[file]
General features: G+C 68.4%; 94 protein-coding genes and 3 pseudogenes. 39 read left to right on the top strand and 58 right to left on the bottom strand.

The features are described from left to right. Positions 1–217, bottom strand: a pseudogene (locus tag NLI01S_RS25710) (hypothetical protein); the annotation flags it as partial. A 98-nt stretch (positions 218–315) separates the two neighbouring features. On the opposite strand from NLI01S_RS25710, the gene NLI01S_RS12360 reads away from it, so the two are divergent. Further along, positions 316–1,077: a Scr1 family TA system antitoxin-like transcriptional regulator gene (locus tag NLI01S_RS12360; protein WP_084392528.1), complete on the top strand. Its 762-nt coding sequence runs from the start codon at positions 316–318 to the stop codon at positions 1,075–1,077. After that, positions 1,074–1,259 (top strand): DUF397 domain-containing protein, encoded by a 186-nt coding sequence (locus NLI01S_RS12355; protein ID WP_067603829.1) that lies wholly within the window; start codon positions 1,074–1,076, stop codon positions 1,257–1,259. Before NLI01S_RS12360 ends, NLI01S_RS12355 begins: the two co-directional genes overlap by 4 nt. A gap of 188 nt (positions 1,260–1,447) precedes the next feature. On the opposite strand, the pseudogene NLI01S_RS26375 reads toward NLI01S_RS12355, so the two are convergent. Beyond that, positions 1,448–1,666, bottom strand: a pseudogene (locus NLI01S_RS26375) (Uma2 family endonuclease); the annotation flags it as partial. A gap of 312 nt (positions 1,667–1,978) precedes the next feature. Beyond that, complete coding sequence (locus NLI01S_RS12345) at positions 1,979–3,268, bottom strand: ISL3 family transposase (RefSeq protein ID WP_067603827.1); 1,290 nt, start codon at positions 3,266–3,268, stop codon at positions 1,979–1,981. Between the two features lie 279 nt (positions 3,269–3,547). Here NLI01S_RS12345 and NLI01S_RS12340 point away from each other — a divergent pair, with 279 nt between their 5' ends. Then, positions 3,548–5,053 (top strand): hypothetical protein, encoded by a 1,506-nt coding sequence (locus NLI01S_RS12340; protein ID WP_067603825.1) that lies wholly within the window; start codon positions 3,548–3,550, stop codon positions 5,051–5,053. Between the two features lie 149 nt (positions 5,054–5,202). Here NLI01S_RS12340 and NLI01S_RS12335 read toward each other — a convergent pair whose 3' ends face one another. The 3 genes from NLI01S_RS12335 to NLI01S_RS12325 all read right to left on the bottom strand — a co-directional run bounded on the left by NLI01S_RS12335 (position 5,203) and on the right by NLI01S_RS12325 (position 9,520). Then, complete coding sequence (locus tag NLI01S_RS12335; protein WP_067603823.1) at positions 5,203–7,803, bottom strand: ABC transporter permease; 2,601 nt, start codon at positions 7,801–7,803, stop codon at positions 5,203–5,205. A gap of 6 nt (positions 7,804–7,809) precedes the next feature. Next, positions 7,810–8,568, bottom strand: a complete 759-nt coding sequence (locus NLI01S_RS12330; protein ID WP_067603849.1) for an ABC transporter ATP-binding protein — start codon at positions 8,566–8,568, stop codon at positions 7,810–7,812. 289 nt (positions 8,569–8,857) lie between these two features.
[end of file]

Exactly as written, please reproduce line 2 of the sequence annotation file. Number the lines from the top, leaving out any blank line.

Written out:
The features are described from left to right. Positions 1–217, bottom strand: a pseudogene (locus tag NLI01S_RS25710) (hypothetical protein); the annotation flags it as partial. A 98-nt stretch (positions 218–315) separates the two neighbouring features. On the opposite strand from NLI01S_RS25710, the gene NLI01S_RS12360 reads away from it, so the two are divergent. Further along, positions 316–1,077: a Scr1 family TA system antitoxin-like transcriptional regulator gene (locus tag NLI01S_RS12360; protein WP_084392528.1), complete on the top strand. Its 762-nt coding sequence runs from the start codon at positions 316–318 to the stop codon at positions 1,075–1,077. After that, positions 1,074–1,259 (top strand): DUF397 domain-containing protein, encoded by a 186-nt coding sequence (locus NLI01S_RS12355; protein ID WP_067603829.1) that lies wholly within the window; start codon positions 1,074–1,076, stop codon positions 1,257–1,259. Before NLI01S_RS12360 ends, NLI01S_RS12355 begins: the two co-directional genes overlap by 4 nt. A gap of 188 nt (positions 1,260–1,447) precedes the next feature. On the opposite strand, the pseudogene NLI01S_RS26375 reads toward NLI01S_RS12355, so the two are convergent. Beyond that, positions 1,448–1,666, bottom strand: a pseudogene (locus NLI01S_RS26375) (Uma2 family endonuclease); the annotation flags it as partial. A gap of 312 nt (positions 1,667–1,978) precedes the next feature. Beyond that, complete coding sequence (locus NLI01S_RS12345) at positions 1,979–3,268, bottom strand: ISL3 family transposase (RefSeq protein ID WP_067603827.1); 1,290 nt, start codon at positions 3,266–3,268, stop codon at positions 1,979–1,981. Between the two features lie 279 nt (positions 3,269–3,547). Here NLI01S_RS12345 and NLI01S_RS12340 point away from each other — a divergent pair, with 279 nt between their 5' ends. Then, positions 3,548–5,053 (top strand): hypothetical protein, encoded by a 1,506-nt coding sequence (locus NLI01S_RS12340; protein ID WP_067603825.1) that lies wholly within the window; start codon positions 3,548–3,550, stop codon positions 5,051–5,053. Between the two features lie 149 nt (positions 5,054–5,202). Here NLI01S_RS12340 and NLI01S_RS12335 read toward each other — a convergent pair whose 3' ends face one another. The 3 genes from NLI01S_RS12335 to NLI01S_RS12325 all read right to left on the bottom strand — a co-directional run bounded on the left by NLI01S_RS12335 (position 5,203) and on the right by NLI01S_RS12325 (position 9,520). Then, complete coding sequence (locus tag NLI01S_RS12335; protein WP_067603823.1) at positions 5,203–7,803, bottom strand: ABC transporter permease; 2,601 nt, start codon at positions 7,801–7,803, stop codon at positions 5,203–5,205. A gap of 6 nt (positions 7,804–7,809) precedes the next feature. Next, positions 7,810–8,568, bottom strand: a complete 759-nt coding sequence (locus NLI01S_RS12330; protein ID WP_067603849.1) for an ABC transporter ATP-binding protein — start codon at positions 8,566–8,568, stop codon at positions 7,810–7,812. 289 nt (positions 8,569–8,857) lie between these two features.